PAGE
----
Daseke Inc. reported March 9 that fourth-quarter revenue increased to $447 million from $257.2 million in the same period last year. The flatbed and specialized carrier said it represents the fifth consecutive quarter that year-over-year revenue growth has exceeded 70%.
For 2018, Daseke’s revenue exceeded $1.6 billion, a 91% increase compared with $846 million in 2017.
For the fourth quarter, the Addison, Texas-based company reported a net loss of more than $20 million, or negative 33 cents a share, compared with a profit of nearly $38.8 million, or 82 cents a share, in 2017. For the year, Daseke reported a loss of nearly $5.2 million, or negative 16 cents a share, compared with a profit of $26.7 million, or 59 cents a share.
The company’s significant increase in revenue comes as Daseke in 2017 and 2018 has been one of the most aggressive companies in the trucking industry acquiring other flatbed businesses, while keeping the local ownership and management teams in place.
“Looking at our strategy for 2019, we’re taking a pause on M&A, and our focus will be centered around organic growth, free cash flow generation and delivering our balance sheet, all which we believe will drive shareholder value over the long term,” CEO Don Daseke told analysts and reporters on a conference call after the earnings announcement.
On Aug. 2, Daseke announced its latest acquisition — Memphis, Tenn.-based Builders Transportation Co. for $53.8 million, including $3.4 million in Daseke stock. Builders operates primarily in the eastern two-thirds of the United States, hauling items including coil steel, wire products, structural and sheet steel, aluminum, building materials and cast iron. It has more than 320 trucks and nearly 500 spread-axle trailers. The company generated more than $72 million in business in 2017. Senior leadership and employees remained with the company after the sale.
Daseke’s leadership said its quarterly and yearly loss is, in large part, costs related to acquiring companies.
“Daseke was highly acquisitive throughout 2017 and 2018,” Chief Financial Officer Bharat Mahajan said on the call “As a result, when we acquired companies, we stepped up the book value of assets of each acquisition to fair market value and recorded the value of intangible assets such as customer relationships and noncompete agreements.”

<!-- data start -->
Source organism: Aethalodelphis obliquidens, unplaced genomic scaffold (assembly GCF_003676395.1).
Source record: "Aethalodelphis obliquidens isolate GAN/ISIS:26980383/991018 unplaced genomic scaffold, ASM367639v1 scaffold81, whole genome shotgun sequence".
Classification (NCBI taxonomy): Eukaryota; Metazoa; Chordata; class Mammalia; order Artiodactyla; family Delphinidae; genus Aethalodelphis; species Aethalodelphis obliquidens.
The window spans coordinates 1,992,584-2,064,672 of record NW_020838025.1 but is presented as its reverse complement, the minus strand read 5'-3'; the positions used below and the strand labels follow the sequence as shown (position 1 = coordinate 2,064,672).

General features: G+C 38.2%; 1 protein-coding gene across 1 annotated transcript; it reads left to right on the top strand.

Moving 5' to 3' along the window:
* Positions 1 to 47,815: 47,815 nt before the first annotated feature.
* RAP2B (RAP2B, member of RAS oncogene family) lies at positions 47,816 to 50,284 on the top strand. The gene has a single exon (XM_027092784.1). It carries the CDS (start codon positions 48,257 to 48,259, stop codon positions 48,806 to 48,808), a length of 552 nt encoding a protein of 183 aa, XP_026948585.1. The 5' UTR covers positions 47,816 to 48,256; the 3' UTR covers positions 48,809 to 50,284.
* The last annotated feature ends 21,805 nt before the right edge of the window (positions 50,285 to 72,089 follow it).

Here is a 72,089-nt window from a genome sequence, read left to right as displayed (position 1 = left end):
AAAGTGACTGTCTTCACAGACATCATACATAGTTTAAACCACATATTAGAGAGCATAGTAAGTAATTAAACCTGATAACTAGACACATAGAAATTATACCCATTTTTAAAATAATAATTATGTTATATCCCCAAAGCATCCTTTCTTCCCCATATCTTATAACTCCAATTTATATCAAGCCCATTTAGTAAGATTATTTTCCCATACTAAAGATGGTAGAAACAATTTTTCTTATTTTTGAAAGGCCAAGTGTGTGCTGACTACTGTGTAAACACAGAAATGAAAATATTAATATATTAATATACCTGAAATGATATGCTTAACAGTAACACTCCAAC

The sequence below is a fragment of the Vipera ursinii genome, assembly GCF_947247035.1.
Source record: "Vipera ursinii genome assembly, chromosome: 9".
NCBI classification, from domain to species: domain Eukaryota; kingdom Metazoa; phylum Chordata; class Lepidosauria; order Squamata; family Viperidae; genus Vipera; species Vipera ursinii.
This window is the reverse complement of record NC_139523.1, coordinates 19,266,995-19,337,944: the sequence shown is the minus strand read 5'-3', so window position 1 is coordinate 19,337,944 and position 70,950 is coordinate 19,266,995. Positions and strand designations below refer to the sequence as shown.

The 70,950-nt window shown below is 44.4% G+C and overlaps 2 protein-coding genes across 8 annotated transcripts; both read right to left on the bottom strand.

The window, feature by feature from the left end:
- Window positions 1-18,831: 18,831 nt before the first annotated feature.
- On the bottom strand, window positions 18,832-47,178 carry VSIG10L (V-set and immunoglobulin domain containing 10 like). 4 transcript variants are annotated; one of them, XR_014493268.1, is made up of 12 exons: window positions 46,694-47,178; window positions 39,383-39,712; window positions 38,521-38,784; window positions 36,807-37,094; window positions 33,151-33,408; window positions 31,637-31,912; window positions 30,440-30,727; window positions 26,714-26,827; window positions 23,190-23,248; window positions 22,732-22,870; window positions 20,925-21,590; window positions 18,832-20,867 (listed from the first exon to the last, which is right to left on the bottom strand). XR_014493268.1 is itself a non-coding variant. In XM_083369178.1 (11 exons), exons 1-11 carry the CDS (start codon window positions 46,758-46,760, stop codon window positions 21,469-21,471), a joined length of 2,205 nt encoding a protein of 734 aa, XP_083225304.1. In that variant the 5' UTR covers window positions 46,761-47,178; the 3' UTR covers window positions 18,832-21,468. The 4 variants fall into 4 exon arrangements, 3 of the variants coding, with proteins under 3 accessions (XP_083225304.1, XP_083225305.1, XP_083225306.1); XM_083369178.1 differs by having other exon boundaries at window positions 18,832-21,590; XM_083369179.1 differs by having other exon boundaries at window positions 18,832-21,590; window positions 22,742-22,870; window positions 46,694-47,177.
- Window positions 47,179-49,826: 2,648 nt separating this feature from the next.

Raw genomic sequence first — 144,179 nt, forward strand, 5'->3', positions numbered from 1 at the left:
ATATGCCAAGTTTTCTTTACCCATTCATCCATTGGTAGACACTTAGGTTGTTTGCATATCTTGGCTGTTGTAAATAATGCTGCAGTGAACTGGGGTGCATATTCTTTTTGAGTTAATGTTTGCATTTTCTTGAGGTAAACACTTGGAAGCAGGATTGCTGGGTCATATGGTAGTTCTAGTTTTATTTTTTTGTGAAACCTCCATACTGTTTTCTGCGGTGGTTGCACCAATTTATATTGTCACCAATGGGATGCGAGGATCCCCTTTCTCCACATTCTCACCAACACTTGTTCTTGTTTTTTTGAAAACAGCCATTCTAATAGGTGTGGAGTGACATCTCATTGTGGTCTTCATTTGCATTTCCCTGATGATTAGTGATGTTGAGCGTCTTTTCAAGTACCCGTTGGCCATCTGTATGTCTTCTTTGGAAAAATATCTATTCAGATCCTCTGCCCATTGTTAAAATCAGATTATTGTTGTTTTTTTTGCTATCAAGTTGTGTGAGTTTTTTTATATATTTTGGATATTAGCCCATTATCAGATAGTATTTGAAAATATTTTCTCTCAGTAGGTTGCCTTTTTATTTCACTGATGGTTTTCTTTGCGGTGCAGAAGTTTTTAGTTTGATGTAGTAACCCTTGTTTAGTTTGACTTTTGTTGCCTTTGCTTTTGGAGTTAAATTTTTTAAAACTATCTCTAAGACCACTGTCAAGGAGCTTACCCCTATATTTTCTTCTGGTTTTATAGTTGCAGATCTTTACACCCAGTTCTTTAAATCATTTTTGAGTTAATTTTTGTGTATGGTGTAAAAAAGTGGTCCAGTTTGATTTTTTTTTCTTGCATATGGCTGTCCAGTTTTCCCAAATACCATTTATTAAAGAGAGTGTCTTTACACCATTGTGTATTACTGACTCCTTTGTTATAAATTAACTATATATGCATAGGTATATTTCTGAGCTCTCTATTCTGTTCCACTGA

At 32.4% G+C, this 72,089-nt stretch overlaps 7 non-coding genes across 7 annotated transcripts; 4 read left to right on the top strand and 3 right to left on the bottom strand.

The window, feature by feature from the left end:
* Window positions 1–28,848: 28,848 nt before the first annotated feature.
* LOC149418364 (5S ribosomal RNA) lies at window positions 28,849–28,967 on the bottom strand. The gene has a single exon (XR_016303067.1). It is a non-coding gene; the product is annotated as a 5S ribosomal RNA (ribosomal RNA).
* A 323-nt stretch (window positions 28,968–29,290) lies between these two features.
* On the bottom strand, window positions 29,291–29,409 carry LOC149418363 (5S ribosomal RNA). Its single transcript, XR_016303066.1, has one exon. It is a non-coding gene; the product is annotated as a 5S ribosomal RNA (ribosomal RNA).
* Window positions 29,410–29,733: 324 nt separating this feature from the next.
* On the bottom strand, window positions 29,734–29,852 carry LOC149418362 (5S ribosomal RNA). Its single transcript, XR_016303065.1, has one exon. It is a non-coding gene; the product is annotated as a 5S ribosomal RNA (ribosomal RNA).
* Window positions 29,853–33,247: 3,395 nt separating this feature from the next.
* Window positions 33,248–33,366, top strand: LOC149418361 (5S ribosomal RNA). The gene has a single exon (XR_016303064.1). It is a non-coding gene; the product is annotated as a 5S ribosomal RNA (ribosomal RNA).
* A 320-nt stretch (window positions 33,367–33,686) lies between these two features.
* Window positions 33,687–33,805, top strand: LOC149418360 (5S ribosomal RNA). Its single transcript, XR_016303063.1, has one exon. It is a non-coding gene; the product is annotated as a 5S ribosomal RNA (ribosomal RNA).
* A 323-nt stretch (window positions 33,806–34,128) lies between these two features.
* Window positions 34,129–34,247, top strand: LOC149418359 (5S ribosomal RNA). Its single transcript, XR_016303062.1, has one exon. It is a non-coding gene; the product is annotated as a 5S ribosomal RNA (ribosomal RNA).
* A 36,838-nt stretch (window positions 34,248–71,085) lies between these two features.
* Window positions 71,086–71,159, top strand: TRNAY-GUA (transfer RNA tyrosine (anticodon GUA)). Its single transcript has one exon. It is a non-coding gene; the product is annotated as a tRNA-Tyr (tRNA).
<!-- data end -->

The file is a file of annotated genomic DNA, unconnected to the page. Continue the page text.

Daseke Inc. ranks No. 29 on the Transport Topics Top 100 list of the largest for-hire carriers in North America.
The company’s operating ratio worsened to 100.4 in the fourth quarter, compared with 98.4 during the same period a year ago. Operating ratio is a company’s operating expenses as a percentage of its revenue and is used to determine efficiency. The lower the ratio, the greater the company’s ability to generate a profit.
In its flatbed division, quarterly revenue increased 73%, to $173.3 million from $100 million. For the year, revenue topped $662 million, up from $354 million in 2017.
At a time when retaining truck drivers continues to be challenging, Daseke said it is doing better than many companies.
“Retention continues to be a really strong suit for us. We still this quarter have about 62% turnover, which in the real world sounds crazy, but in trucking and transportation it’s a pretty good number and significant improvement in our own internal results over the last 18 months,” Daseke said. “So we feel really good there and then drivers will continue to be in tight supply, and we’re going to have to do everything we can to attract them.”
American Trucking Associations estimates that the industry is short at least 50,000 drivers, and that number is expected to climb as older drivers retire.
The company’s total operating miles also skyrocketed in 2018, to nearly 244 million compared with about 153 million in 2017.
Daseke said in the fourth quarter it had 3,966 company-owned and owner-operator tractors in its fleet and 5,141 trailers. That compares with 2,547 tractors and 4,573 trailers for the same period in 2017.
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